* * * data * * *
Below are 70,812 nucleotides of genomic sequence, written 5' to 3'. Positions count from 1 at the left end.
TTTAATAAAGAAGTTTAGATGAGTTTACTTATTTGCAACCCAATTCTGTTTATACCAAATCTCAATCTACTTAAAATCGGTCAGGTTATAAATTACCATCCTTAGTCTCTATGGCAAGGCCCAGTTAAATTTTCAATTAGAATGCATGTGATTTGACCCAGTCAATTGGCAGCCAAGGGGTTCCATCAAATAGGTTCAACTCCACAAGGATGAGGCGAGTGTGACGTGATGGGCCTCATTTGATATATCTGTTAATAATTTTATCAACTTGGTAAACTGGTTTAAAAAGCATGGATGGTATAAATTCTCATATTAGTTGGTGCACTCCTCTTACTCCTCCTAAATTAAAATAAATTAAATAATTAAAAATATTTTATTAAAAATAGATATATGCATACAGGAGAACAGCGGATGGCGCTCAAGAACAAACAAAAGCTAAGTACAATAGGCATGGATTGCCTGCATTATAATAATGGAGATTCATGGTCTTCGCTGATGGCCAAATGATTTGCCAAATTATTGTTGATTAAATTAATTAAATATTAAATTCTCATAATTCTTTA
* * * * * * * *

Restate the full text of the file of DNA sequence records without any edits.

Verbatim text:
Below are 70,812 nucleotides of genomic sequence, written 5' to 3'. Positions count from 1 at the left end.
TTTAATAAAGAAGTTTAGATGAGTTTACTTATTTGCAACCCAATTCTGTTTATACCAAATCTCAATCTACTTAAAATCGGTCAGGTTATAAATTACCATCCTTAGTCTCTATGGCAAGGCCCAGTTAAATTTTCAATTAGAATGCATGTGATTTGACCCAGTCAATTGGCAGCCAAGGGGTTCCATCAAATAGGTTCAACTCCACAAGGATGAGGCGAGTGTGACGTGATGGGCCTCATTTGATATATCTGTTAATAATTTTATCAACTTGGTAAACTGGTTTAAAAAGCATGGATGGTATAAATTCTCATATTAGTTGGTGCACTCCTCTTACTCCTCCTAAATTAAAATAAATTAAATAATTAAAAATATTTTATTAAAAATAGATATATGCATACAGGAGAACAGCGGATGGCGCTCAAGAACAAACAAAAGCTAAGTACAATAGGCATGGATTGCCTGCATTATAATAATGGAGATTCATGGTCTTCGCTGATGGCCAAATGATTTGCCAAATTATTGTTGATTAAATTAATTAAATATTAAATTCTCATAATTCTTTA